It is as if you were doing work Press Kit
Play It is as if you were doing work in your browser (probably not mobile-friendly, sorry)
- Developer: Pippin Barr
- Release: 5th of July, 2017, 11:00 EST
- Platform: Browser (probably mobile-unfriendly)
- Code repository: https://www.github.com/pippinbarr/itisasifyouweredoingwork/
- Price: $0.00
The robots are here! No more work! It’s great! Is it great?! Wait! You feel apathetic and unproductive! You miss clicking buttons! You miss waiting for progress bars! You miss checkboxes! You miss work! But it’s going to be okay! Use this handy application and it is as if you were doing work!
Who is this Pippin Barr guy?
He works within the Technoculture, Art, and Games (TAG) Lab which is part of the Milieux Institute for Arts, Culture, and Technology. In fact right now he’s the associate director of TAG!
It is as if you were doing work had been around for a long time before I really managed to start working on it properly. I actually documented the original moment that sparked that game in a blog post titled Close analysis of having a game idea – basically I was watching Rilla resizing an image while working on a project and suddenly felt like it would be amazing to have a game entirely premised on totally conventional operations with traditional user-interfaces. From there it became the idea of a WarioWare-esque game where you would complete simple interface operations under time pressure (I will likely return to this) with various ideas for layering on some kind of meta-narrative, or AI-twist, or something to make it more ‘spectacular’.
After a couple of months with it on the back-burner, I came back to the game thinking mostly in terms of technologies. Specifically, I was teaching a web development course at university and started thinking it would be interesting to build a game using a kind of standard-issue user-interface library like jQuery as opposed to building it with a game engine. It felt like there was something appropriate about using tools that actually fit in with the nature of the game as interface-oriented. So at that point I started nailing down what I’d actually be able to implement with jQuery UI’s tools (e.g. checkboxes, radio buttons, buttons, progress bars, etc.).
At a certain point while working on the actual underlying framework I tried to name the game and realised it could actually serve as a kind of sequel to It is as if you were playing chess, hence: It is as if you were doing work. The title gave some more structure to what the game was meant to be about. Rather than being WarioWare-style zany fun with interface elements, it now needed to fit into the It is as if idea of a performative game that enables you to simulate an activity.
Making the game a sequel briefly led me down a path of trying to make an incredibly abstract version where there was little to no actual language and the texts were represented with unicode block characters instead. The UI was styled in a similar way to It is as if you were playing chess with clean white lines on a dark grey. It actually looked pretty good, but it became so abstract that it was less and less clear that the was about anything. When playing around with the interface elements I had a feeling of detachment, rather than the sense of simulating work.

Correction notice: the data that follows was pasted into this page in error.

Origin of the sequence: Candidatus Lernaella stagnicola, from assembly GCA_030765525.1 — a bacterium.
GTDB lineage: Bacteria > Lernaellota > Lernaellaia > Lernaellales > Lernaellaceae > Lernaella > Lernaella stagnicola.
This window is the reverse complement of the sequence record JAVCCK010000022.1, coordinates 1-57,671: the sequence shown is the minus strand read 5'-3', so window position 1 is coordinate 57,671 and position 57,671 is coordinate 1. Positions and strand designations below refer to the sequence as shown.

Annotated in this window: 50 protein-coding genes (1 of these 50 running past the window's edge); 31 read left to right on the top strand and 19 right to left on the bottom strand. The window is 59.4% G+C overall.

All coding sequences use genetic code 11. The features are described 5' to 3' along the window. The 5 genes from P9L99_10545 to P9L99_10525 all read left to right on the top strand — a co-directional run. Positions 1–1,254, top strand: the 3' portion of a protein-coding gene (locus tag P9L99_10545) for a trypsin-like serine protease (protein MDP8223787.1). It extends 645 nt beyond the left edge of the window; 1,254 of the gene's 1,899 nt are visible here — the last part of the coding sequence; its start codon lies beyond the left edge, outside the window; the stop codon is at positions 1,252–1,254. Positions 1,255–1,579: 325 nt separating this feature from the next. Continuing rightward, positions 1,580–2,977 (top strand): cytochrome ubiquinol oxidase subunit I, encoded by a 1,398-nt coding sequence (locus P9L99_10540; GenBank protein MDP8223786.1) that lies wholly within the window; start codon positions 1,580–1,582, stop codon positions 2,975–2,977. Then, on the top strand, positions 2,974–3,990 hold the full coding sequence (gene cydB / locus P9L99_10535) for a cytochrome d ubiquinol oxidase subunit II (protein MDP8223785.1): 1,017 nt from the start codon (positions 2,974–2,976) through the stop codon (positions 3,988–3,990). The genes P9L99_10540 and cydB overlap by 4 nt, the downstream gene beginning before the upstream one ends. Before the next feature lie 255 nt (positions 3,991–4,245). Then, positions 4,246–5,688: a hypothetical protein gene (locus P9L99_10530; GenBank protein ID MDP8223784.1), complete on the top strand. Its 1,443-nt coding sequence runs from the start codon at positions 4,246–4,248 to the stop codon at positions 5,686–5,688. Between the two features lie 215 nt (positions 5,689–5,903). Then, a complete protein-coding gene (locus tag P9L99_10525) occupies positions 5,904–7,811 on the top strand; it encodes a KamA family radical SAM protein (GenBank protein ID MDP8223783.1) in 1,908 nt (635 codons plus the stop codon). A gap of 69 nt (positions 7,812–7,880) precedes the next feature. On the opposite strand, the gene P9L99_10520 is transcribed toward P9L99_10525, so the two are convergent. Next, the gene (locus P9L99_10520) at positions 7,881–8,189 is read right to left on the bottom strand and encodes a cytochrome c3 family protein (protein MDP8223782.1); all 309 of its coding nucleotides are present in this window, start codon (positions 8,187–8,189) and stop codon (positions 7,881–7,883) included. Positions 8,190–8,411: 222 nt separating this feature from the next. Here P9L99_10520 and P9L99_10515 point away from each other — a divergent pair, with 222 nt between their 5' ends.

I had a break-through on this front in New Zealand when I decided to style in interface so it looked like Windows 95 to some extent. Having a kind of clunky ‘old-timey’ UI style made the game lighter hearted and also allowed me to go back to thinking about actually legible content for the interfaces. It pretty quickly settled into more of a desktop OS model of windows and dialogs popping up, with the user performing tasks that both looked and felt like work: typing, moving sliders, clicking on icons.
With the look settled, the content started being decided by the fact I was thinking about this project as part of the Speculative Play project I’m part of with my colleagues Rilla Khaled (who also happens to be my wife) and Chris Moore. That project is about creative interactive, playful media that speaks to alternate presents or near/distant futures. I positioned It is as if you were doing work in the context of the apparently near future of automated work (I read Rise of the Robots by Martin Ford recently in this vein). Thus the game poses as an application that humans who have been put out of work by robots and AI can play as a way to recapture the sense they once had of doing work and being productive. It’s a kind of semi-condescending service offered by this new world to those of us who can’t deal with it.
And that’s how the game came together.
(You can see the game’s process documentation for far more information about its development than you could possibly want.)
Bloggers are angry! Feminist bloggers! They’re not up in arms about the unrealistic physical proportions of digital women or on-the-go near pedophilia this time, they’re upset about the concept of Sony’s PlayStation Network release Fat Princess. The cutesy 32-player hack and slash sees a rotund royal being overfed by the enemy, making her rescue and transport across the battlefield difficult.